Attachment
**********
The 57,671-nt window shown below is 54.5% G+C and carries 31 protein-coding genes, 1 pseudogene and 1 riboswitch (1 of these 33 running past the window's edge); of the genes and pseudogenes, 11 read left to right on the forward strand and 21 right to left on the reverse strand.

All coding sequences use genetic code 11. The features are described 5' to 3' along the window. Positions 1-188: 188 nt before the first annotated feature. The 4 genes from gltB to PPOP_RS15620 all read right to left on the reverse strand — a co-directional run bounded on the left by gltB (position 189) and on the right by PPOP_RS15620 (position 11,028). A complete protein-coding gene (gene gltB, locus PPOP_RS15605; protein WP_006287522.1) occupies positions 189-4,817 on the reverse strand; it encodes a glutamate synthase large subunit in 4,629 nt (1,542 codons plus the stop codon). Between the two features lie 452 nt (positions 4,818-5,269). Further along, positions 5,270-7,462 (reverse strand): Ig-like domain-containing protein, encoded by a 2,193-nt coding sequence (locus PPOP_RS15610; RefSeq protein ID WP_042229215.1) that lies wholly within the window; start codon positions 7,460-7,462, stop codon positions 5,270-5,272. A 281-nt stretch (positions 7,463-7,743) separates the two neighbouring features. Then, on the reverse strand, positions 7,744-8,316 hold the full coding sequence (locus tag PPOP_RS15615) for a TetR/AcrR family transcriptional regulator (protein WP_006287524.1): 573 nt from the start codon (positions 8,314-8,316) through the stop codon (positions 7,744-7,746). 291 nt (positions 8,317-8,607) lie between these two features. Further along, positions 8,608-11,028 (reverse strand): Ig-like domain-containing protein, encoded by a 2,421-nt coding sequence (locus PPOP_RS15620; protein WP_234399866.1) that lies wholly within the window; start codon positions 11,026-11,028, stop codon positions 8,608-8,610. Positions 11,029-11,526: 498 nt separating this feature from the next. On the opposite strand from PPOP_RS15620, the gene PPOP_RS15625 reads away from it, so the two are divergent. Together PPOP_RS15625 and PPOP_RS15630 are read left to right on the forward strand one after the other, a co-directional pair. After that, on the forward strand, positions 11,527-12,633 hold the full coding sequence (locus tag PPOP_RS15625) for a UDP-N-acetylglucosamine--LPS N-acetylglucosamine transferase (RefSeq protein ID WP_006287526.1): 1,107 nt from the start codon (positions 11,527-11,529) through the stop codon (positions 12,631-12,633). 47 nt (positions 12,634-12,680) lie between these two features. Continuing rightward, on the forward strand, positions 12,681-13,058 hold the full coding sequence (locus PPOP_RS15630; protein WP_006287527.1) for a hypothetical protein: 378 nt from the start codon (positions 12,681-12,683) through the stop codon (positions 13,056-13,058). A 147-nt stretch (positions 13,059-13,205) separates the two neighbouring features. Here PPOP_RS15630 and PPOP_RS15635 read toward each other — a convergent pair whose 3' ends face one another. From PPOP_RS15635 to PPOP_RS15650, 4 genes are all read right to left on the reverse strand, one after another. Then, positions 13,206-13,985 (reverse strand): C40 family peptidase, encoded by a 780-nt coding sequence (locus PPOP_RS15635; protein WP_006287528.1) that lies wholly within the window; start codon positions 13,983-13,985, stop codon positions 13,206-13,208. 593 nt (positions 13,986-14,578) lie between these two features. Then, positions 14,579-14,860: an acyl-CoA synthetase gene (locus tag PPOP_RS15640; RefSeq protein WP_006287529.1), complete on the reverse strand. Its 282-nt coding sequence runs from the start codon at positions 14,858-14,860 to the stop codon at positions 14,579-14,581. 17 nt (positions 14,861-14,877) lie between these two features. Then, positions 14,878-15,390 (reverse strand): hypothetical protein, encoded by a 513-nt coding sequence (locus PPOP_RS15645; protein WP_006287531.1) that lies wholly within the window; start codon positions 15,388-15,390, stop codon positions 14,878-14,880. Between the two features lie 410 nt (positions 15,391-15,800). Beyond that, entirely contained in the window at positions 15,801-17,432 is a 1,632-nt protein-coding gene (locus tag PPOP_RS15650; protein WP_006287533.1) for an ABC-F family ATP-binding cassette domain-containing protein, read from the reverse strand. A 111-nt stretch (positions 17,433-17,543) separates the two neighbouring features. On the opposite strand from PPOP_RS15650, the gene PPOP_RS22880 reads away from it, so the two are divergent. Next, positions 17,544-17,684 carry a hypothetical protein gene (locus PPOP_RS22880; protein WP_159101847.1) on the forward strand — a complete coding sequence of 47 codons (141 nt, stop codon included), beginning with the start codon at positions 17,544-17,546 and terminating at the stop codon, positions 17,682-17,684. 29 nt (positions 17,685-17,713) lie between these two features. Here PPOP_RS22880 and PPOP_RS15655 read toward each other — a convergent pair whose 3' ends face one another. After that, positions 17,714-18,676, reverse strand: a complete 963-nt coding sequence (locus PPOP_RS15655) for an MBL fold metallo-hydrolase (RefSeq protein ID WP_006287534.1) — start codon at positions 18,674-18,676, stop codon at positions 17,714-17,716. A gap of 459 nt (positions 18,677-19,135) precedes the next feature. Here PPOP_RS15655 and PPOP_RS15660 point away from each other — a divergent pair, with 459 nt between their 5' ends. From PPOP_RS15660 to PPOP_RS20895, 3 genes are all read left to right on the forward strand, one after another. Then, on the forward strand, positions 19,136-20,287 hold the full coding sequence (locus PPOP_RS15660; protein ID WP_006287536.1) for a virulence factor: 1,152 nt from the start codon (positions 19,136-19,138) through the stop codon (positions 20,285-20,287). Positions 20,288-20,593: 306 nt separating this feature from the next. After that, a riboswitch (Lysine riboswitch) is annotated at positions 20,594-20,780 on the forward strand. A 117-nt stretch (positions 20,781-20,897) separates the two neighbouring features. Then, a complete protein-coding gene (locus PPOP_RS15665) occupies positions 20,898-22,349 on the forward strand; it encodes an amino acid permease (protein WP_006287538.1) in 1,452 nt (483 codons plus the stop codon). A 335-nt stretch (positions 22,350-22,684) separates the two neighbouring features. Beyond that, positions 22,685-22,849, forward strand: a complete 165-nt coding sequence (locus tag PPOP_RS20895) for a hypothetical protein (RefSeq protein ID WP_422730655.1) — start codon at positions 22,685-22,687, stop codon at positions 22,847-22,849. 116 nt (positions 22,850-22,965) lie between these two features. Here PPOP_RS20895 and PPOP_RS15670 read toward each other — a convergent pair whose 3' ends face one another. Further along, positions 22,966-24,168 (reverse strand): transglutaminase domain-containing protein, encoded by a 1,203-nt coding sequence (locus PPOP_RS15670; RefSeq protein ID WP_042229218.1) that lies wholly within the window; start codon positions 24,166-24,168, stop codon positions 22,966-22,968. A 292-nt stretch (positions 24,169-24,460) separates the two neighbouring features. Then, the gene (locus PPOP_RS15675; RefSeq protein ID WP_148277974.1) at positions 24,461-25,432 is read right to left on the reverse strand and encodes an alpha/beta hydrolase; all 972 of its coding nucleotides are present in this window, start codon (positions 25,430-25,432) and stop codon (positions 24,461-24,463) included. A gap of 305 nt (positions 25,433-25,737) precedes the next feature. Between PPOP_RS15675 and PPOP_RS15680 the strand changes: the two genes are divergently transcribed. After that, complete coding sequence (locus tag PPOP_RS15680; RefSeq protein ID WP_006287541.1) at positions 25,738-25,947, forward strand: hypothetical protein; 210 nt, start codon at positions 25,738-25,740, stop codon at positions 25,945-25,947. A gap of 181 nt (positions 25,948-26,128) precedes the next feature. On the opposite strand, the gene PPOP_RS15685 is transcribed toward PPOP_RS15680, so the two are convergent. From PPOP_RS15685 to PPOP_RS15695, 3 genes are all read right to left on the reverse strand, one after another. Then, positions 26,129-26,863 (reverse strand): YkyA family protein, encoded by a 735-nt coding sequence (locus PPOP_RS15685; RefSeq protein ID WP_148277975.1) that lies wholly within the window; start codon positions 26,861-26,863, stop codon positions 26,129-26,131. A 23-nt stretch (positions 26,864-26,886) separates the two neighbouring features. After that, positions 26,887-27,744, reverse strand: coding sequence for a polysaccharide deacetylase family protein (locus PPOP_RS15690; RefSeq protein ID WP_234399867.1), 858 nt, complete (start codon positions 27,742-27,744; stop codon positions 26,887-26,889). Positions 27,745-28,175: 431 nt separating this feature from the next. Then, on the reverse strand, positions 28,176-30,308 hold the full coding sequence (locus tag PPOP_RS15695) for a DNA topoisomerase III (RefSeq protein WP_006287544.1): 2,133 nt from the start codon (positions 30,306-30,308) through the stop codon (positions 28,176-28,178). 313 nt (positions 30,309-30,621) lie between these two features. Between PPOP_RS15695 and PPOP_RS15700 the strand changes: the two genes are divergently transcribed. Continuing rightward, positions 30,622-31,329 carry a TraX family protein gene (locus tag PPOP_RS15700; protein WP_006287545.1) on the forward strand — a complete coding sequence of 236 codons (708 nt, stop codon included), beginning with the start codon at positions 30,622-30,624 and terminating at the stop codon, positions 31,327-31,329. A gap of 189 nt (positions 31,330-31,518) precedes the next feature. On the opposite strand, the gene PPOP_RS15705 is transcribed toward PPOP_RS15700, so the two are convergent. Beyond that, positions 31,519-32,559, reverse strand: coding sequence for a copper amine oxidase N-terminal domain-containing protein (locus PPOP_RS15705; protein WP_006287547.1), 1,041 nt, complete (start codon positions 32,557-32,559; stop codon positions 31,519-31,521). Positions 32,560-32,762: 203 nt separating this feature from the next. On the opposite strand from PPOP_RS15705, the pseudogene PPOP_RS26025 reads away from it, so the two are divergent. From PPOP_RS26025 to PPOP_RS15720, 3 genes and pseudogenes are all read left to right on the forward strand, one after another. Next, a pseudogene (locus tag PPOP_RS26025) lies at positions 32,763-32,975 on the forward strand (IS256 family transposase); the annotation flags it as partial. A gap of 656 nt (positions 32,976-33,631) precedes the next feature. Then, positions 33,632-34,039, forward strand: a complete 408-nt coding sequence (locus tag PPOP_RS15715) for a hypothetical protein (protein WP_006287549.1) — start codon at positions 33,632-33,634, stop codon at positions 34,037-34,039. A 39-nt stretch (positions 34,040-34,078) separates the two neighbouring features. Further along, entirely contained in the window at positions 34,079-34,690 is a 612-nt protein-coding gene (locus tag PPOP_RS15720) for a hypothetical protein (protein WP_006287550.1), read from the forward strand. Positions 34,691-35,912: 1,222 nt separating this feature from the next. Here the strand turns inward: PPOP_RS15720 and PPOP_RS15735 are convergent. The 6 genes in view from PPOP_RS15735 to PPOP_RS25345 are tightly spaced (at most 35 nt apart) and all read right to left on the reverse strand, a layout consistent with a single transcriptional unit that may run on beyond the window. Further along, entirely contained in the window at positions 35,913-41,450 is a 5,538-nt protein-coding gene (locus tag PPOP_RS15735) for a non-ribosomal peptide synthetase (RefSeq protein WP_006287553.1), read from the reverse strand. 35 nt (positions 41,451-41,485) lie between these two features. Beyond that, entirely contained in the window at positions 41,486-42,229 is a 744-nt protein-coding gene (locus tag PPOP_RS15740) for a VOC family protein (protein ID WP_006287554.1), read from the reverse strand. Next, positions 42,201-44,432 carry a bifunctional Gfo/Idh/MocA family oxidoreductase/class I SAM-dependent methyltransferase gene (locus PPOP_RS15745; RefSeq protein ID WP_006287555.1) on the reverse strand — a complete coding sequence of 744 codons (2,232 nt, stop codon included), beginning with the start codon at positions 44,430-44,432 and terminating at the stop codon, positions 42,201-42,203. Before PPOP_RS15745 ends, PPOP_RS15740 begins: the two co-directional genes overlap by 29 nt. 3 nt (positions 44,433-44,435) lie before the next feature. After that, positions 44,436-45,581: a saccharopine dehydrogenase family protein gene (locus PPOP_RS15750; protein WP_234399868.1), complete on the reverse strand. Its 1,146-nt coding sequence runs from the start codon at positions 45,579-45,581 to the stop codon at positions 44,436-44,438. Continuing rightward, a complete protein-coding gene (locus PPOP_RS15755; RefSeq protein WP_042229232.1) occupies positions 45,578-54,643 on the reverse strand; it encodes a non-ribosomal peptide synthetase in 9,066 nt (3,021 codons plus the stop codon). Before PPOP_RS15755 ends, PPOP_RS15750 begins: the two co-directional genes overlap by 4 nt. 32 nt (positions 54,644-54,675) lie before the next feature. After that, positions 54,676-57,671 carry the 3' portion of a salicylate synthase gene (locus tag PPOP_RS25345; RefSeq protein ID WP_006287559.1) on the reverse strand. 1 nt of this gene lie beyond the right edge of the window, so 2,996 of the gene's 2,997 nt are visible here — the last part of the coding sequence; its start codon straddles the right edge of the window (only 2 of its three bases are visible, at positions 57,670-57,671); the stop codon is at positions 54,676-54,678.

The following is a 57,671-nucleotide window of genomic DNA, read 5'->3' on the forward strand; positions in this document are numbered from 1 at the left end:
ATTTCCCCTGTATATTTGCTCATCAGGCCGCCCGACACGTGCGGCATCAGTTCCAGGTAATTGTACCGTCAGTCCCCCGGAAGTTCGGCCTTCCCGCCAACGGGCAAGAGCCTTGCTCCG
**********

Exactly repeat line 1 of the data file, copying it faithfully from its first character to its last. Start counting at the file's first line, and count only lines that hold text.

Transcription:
The 57,671-nt window shown below is 54.5% G+C and carries 31 protein-coding genes, 1 pseudogene and 1 riboswitch (1 of these 33 running past the window's edge); of the genes and pseudogenes, 11 read left to right on the forward strand and 21 right to left on the reverse strand.